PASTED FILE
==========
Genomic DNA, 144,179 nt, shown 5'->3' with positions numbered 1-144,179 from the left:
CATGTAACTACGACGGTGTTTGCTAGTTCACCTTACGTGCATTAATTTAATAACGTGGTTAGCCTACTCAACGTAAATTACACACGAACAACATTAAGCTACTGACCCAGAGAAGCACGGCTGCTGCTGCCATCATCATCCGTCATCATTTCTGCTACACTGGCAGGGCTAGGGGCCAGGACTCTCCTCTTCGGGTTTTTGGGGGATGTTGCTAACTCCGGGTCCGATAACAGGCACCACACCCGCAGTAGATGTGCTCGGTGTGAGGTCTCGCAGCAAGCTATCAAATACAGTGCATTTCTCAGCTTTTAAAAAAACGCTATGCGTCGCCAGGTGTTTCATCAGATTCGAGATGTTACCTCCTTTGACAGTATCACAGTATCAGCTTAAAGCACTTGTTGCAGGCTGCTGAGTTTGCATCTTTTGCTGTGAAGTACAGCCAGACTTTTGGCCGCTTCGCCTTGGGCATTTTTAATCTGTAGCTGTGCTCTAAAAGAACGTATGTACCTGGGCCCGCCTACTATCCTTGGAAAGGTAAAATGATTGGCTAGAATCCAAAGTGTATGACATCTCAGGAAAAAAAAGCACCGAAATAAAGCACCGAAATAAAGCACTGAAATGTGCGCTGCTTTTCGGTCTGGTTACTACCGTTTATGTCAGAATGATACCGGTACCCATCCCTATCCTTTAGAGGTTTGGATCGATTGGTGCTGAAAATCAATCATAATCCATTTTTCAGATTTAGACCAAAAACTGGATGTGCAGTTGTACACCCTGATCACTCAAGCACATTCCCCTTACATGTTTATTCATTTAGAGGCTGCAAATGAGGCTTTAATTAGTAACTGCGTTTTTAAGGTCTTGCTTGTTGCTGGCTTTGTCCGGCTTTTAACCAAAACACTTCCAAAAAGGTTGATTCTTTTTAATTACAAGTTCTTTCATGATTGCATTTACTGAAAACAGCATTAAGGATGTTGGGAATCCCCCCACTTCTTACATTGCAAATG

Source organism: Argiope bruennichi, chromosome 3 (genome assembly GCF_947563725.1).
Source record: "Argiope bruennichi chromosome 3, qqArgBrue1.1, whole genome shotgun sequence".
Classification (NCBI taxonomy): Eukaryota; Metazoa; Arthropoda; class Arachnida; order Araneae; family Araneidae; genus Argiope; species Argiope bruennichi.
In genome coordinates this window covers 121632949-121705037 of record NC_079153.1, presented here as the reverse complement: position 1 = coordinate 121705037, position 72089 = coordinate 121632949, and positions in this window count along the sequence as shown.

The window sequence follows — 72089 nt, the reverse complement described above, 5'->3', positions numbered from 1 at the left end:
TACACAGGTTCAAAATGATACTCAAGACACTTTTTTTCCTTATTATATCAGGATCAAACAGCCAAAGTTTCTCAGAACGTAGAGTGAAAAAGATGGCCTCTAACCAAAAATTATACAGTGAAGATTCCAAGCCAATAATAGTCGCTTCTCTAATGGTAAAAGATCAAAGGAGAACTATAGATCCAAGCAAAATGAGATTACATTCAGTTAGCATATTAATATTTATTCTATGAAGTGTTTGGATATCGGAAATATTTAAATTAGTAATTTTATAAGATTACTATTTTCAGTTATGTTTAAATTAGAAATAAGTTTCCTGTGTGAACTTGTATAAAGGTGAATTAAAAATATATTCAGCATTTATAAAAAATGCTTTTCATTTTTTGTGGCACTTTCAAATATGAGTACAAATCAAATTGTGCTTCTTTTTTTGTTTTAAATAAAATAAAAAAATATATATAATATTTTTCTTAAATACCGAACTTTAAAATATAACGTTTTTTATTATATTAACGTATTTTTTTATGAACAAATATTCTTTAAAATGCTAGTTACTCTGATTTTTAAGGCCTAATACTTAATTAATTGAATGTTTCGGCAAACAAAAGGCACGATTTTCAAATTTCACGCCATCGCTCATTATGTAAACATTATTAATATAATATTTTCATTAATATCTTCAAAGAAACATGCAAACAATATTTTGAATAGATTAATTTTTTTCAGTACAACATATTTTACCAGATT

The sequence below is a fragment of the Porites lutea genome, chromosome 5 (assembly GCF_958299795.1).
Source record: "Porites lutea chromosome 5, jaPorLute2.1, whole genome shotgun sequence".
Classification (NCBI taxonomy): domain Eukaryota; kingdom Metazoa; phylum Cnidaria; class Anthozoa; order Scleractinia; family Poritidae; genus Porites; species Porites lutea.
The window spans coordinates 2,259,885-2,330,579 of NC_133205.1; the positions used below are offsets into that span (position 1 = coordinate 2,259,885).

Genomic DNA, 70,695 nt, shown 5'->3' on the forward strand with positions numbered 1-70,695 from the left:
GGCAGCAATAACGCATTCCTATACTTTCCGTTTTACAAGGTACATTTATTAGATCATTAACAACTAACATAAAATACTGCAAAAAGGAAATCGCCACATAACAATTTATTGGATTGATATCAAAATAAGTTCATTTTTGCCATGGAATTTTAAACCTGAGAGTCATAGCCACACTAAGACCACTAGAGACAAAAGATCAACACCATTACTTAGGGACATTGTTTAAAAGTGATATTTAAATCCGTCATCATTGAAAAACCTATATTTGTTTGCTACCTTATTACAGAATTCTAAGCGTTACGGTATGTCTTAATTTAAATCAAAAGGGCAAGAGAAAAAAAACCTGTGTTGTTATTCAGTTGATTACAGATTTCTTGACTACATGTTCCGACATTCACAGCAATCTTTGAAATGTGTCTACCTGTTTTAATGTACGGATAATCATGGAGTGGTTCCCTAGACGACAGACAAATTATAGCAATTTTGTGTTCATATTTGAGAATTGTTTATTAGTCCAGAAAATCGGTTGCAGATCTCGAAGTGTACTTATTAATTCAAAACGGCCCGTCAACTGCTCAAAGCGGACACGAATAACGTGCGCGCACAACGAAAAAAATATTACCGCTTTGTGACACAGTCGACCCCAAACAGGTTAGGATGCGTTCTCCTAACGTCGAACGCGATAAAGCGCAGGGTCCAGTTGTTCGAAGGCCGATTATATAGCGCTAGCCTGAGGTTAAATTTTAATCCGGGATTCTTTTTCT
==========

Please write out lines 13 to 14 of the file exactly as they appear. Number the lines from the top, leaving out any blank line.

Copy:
Genomic DNA, 70,695 nt, shown 5'->3' on the forward strand with positions numbered 1-70,695 from the left:
GGCAGCAATAACGCATTCCTATACTTTCCGTTTTACAAGGTACATTTATTAGATCATTAACAACTAACATAAAATACTGCAAAAAGGAAATCGCCACATAACAATTTATTGGATTGATATCAAAATAAGTTCATTTTTGCCATGGAATTTTAAACCTGAGAGTCATAGCCACACTAAGACCACTAGAGACAAAAGATCAACACCATTACTTAGGGACATTGTTTAAAAGTGATATTTAAATCCGTCATCATTGAAAAACCTATATTTGTTTGCTACCTTATTACAGAATTCTAAGCGTTACGGTATGTCTTAATTTAAATCAAAAGGGCAAGAGAAAAAAAACCTGTGTTGTTATTCAGTTGATTACAGATTTCTTGACTACATGTTCCGACATTCACAGCAATCTTTGAAATGTGTCTACCTGTTTTAATGTACGGATAATCATGGAGTGGTTCCCTAGACGACAGACAAATTATAGCAATTTTGTGTTCATATTTGAGAATTGTTTATTAGTCCAGAAAATCGGTTGCAGATCTCGAAGTGTACTTATTAATTCAAAACGGCCCGTCAACTGCTCAAAGCGGACACGAATAACGTGCGCGCACAACGAAAAAAATATTACCGCTTTGTGACACAGTCGACCCCAAACAGGTTAGGATGCGTTCTCCTAACGTCGAACGCGATAAAGCGCAGGGTCCAGTTGTTCGAAGGCCGATTATATAGCGCTAGCCTGAGGTTAAATTTTAATCCGGGATTCTTTTTCT